Last year (2010), the whooping cough epidemic hit hard in Oklahoma, resulting in several infant deaths from an apparent “benign” disease.  (review News on 6 report)

How do you protect your babies against whooping cough?

Being a “pit bull” for your baby is the right thing to do, according to Dr. Eric Scott Palmer, a Nashville neonatologist .  “Not only is there pertussis or whooping cough, but we are entering the influenza and respiratory syncytial virus seasons,” Palmer said. “These are some viral illnesses and bacterial illnesses, such as whooping cough, that can and do kill infants, particularly former premature infants. At family gatherings, while everyone loves babies, the infection control during those times is of critical importance — particularly as it relates to hand-washing.”

Many adults mistakenly believe they are protected against pertussis because they’ve had whooping cough before, while others walk around with the virus without realizing it, said Dr. Kelly Moore, who directs immunization programs for the Tennessee Department of Health. Also, the vaccine wears off over time, so a booster shot is needed about every 10 years.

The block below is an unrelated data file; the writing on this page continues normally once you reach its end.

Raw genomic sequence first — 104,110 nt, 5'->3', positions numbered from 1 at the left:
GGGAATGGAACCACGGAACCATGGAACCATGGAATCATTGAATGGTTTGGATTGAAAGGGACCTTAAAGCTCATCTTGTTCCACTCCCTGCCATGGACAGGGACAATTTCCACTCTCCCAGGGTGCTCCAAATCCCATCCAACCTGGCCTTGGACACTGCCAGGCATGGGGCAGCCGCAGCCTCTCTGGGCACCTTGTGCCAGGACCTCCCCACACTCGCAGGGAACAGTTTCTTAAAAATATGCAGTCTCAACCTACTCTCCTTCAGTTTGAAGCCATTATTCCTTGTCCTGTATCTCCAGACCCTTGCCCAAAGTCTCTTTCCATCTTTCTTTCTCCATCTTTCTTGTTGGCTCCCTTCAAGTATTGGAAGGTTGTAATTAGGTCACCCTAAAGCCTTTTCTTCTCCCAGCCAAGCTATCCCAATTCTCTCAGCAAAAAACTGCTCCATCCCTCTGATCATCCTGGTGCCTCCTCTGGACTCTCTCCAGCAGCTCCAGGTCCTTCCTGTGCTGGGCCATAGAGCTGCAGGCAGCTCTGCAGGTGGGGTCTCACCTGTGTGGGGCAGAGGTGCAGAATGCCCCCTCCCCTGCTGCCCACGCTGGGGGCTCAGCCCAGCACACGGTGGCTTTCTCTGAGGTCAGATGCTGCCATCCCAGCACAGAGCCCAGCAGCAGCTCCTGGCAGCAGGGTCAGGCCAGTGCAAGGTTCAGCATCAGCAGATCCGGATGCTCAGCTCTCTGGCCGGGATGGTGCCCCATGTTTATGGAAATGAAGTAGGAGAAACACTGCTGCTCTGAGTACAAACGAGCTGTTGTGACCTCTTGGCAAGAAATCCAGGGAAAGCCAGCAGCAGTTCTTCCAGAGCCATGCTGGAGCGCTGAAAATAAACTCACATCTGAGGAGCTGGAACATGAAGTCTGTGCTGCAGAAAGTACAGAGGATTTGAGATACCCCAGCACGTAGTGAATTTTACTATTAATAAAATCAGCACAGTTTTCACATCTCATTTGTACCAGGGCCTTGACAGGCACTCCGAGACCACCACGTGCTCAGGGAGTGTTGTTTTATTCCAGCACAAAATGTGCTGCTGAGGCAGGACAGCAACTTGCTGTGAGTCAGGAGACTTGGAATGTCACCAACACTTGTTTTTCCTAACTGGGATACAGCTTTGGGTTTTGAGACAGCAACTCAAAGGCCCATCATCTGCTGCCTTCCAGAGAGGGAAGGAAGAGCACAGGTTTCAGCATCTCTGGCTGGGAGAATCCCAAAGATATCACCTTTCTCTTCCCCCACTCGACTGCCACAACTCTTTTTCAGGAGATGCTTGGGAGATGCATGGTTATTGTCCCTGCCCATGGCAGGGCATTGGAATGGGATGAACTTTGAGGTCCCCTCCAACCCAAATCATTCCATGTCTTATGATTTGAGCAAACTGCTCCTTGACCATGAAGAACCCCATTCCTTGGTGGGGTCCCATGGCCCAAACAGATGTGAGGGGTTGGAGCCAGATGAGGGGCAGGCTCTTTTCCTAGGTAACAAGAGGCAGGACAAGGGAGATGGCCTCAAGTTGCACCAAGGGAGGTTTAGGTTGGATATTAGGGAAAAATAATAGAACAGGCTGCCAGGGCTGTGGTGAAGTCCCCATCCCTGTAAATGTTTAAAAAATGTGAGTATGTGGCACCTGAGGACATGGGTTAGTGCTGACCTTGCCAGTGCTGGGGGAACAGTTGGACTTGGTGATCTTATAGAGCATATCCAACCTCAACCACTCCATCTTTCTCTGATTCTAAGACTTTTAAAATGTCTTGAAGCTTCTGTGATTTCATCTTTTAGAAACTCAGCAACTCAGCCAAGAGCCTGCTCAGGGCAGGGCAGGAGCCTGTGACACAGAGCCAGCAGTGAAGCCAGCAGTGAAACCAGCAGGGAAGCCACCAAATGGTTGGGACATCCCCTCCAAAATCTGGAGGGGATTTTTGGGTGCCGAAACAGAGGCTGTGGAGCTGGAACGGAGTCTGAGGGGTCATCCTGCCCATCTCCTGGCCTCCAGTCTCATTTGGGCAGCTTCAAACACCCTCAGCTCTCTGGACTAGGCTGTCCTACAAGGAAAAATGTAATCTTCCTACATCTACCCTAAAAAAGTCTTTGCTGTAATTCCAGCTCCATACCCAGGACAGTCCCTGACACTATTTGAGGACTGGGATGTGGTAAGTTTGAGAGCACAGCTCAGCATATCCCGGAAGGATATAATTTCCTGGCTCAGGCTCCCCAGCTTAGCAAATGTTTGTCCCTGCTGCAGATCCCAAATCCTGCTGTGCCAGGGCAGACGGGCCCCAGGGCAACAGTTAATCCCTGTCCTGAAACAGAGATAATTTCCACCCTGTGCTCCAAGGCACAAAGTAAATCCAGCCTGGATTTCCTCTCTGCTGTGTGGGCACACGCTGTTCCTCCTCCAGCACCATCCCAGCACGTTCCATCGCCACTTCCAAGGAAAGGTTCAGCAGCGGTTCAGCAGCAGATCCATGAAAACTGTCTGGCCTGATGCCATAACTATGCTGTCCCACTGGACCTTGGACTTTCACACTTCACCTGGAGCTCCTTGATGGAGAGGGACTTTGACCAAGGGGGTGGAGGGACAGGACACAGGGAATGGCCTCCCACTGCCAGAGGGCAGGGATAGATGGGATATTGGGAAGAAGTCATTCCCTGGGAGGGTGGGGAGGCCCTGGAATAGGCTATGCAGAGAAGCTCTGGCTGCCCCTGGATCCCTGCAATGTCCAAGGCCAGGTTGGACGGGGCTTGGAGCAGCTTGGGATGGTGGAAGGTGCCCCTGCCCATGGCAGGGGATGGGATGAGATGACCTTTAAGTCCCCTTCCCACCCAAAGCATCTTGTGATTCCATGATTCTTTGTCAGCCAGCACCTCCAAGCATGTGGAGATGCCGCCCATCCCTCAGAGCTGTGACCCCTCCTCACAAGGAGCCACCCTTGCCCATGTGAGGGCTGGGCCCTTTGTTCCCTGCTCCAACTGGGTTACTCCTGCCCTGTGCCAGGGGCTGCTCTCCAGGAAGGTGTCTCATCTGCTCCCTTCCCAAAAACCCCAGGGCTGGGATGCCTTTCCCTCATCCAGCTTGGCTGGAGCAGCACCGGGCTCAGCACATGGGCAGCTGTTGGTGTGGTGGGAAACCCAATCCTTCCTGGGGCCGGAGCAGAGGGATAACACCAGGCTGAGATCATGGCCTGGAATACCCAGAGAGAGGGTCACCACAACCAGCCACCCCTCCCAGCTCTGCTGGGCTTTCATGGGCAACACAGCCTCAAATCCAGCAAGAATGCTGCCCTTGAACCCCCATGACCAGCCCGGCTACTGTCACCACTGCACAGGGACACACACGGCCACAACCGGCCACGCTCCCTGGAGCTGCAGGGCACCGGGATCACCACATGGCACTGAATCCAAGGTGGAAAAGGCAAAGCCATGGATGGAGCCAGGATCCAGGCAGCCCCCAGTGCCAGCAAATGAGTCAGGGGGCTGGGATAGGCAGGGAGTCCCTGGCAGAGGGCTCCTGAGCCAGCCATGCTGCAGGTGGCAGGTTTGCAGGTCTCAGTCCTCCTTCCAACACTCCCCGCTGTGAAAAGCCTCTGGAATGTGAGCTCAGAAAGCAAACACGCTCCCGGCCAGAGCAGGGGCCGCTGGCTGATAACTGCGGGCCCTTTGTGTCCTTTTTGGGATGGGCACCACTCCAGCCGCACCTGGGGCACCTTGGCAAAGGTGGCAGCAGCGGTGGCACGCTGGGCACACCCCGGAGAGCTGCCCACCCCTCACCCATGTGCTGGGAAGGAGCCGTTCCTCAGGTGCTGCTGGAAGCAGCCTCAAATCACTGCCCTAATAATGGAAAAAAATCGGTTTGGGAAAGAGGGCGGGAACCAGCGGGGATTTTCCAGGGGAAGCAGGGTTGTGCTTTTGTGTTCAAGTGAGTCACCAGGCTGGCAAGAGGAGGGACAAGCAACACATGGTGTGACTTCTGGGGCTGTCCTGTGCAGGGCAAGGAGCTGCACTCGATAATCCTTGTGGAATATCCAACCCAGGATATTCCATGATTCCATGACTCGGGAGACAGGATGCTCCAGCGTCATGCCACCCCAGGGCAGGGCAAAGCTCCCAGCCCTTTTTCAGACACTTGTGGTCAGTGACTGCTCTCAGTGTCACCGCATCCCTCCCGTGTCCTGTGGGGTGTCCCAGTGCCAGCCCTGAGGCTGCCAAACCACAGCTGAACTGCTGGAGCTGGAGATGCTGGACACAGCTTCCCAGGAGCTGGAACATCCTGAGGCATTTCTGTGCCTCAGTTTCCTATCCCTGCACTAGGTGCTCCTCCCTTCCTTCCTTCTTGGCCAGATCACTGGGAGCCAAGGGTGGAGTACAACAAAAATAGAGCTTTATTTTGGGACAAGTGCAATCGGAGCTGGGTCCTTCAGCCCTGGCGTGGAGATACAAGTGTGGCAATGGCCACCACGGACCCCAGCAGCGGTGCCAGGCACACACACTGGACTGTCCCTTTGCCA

“People may assume it’s like measles, where you get it once and you never get it again,” Moore said. “Unfortunately, this is something you can get many times. The problem is the symptoms aren’t as classic as measles or chicken pox. People might not even realize they have it because it is not as obvious.”

  • Doctors start vaccinating infants for pertussis at two months old, but protection requires booster shots. Children need five doses of the vaccine, and three of those occur before the age of 1.
  • Another new recommendation from the CDC is that pregnant women get the shot after the 20th week of gestation if they have not been previously vaccinated.

“What is frightening is that people with an ordinary cough illness might not think they have pertussis and might expose a newborn or infant unknowingly,” Moore said. “Small infants or newborns can stop breathing when they have pertussis.”  Here’s what pertussis sounds like in small infants (watch the video)

“The vast majority of pertussis cases are never diagnosed or confirmed,” Moore said, noting that it takes a more sophisticated lab test than a blood check to detect the bacterium.